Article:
Neither the reporting of the BBC nor the discussions taking place in lecture theatres across the country is to blame for the failure of the UK to move towards a deal with the EU; responsibility for Brexit and every single thing that makes it messy and difficult lies with the likes of Leadsom and Heaton-Harris.
The Prime Minister was quick to distance herself from Heaton-Harris’s actions; he was acting as an MP rather than as a member of the government, said Theresa May’s spokesman.
Heaton-Harris later insisted he believed in free speech in universities and in having an open and vigorous debate on Brexit. The stench of “well he would say that” is almost overwhelming. What on earth, if he did no wish to exert pressure on universities, did Heaton-Harris think he was playing at?
Brexiteers may be frustrated that they can’t find from within the academic community much support for their insane charabanc trip to the 1950s but if they were at all intellectually curious – rather than the monomaniacal zealots they are – they might engage with critical thinkers. They’d see examination and analysis of facts as positive things rather than acts of treachery.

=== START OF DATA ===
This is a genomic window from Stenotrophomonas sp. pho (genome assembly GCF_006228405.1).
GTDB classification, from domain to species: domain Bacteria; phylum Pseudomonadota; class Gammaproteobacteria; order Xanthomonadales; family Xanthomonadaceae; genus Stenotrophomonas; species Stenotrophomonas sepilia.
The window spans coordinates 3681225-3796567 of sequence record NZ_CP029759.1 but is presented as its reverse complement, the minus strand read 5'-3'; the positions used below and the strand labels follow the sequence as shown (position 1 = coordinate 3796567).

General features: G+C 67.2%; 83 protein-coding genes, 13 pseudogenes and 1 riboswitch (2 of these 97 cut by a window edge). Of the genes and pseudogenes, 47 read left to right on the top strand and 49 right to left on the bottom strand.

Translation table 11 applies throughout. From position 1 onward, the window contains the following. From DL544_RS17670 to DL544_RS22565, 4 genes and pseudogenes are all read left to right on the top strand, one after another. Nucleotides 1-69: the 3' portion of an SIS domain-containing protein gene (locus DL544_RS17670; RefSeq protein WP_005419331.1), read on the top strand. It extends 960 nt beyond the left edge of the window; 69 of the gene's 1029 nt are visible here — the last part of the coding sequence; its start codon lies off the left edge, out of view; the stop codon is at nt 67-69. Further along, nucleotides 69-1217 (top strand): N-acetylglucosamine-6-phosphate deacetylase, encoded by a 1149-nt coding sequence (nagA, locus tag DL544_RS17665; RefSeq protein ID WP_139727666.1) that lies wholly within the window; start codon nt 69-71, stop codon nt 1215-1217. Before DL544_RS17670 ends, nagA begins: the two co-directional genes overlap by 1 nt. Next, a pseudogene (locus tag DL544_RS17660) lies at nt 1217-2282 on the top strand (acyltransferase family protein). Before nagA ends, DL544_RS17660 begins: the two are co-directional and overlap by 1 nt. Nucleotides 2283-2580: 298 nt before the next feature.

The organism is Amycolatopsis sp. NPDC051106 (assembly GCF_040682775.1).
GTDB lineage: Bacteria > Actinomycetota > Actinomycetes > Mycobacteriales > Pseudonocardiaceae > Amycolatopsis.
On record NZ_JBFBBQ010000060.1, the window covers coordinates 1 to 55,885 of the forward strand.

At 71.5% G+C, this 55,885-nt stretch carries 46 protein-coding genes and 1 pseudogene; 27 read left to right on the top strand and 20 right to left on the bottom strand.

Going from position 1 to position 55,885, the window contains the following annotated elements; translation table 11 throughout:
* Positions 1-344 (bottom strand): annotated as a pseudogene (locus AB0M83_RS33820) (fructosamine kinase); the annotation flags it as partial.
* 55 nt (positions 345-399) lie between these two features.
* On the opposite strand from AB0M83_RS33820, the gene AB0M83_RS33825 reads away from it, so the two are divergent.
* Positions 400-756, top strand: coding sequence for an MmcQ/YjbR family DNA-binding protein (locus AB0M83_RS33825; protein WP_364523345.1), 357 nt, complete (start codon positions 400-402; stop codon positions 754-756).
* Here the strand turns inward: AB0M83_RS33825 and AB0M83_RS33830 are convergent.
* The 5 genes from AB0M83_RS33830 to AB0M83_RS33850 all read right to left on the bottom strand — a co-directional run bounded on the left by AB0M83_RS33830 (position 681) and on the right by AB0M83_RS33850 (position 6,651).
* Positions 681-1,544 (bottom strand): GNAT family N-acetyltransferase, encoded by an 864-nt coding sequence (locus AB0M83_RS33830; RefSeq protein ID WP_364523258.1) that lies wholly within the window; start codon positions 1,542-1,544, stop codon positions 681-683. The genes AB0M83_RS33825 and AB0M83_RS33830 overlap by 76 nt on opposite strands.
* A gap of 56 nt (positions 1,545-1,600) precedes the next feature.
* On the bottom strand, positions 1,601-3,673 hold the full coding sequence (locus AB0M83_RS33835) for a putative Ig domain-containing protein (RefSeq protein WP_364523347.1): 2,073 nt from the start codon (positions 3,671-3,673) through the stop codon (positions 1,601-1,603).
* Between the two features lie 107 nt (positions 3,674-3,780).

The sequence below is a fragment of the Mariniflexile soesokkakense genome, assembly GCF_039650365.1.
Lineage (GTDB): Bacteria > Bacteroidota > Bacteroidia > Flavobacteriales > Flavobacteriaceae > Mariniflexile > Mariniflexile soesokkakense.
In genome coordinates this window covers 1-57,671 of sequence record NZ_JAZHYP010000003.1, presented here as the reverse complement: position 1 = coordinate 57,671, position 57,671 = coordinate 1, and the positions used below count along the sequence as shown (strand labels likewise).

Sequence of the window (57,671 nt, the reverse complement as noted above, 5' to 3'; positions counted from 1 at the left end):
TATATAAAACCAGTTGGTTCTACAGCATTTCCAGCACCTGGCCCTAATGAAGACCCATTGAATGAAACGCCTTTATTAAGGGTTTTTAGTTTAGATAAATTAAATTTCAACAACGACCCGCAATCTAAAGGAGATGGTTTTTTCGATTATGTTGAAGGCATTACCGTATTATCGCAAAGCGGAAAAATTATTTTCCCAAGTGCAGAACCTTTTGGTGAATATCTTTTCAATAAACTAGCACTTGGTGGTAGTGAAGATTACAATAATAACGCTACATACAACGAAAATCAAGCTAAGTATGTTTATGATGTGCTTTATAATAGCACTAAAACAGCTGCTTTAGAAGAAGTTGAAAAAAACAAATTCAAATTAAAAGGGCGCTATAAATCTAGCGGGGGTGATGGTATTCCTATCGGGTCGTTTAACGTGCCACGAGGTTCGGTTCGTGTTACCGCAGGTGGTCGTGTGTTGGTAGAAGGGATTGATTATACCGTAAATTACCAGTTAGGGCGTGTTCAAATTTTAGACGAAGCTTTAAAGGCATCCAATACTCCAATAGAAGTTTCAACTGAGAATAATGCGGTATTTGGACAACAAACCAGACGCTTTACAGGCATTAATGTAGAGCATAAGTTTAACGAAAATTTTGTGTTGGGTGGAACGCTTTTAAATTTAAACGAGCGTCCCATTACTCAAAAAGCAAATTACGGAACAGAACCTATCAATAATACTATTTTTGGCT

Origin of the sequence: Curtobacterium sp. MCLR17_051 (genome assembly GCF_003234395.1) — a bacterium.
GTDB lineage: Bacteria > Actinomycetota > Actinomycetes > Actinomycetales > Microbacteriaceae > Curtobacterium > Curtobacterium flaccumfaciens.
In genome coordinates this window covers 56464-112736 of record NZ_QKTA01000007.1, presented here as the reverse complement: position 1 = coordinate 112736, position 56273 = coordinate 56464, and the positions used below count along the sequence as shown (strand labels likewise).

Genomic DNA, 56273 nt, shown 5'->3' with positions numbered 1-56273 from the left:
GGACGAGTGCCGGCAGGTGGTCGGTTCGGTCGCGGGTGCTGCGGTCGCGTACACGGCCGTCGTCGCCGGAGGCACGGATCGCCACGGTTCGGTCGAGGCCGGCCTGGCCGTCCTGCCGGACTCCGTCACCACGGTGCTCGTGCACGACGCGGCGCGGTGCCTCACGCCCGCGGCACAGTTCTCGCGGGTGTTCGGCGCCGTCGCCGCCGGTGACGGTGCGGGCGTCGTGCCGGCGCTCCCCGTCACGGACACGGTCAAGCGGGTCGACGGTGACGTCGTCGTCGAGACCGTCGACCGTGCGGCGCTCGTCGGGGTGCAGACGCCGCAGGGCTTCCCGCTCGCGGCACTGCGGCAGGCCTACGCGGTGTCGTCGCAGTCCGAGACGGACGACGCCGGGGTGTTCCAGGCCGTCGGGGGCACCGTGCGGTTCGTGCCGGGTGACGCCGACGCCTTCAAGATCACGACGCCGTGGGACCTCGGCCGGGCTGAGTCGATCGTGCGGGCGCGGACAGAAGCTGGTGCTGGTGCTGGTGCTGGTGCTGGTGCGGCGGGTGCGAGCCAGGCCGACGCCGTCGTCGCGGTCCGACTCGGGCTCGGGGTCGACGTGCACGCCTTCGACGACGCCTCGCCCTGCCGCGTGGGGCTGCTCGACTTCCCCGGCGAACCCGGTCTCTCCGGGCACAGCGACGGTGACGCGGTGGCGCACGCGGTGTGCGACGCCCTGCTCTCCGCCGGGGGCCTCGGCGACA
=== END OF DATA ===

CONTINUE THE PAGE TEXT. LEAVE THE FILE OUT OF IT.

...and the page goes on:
The Leave campaign, with its distortions about NHS funding, its demonisation of refugees, and its blithe assertions about trade deals that look increasingly unlikely to be struck, has fully earned the contempt of those academics who refuse to let it off the hook.
If Brexiteer MPs wish to identify those who are now causing the move towards EU departure to be so terribly chaotic, then they must look at themselves.
Chris Heaton-Harris is a sinister little man and we should all make the effort required not to forget his behaviour.
Universities play a central role in human progress; we mustn’t tolerate attempts by MPs to influence or intimidate academic staff.
When politicians go after intellectuals, let’s make sure we’re always on the right side.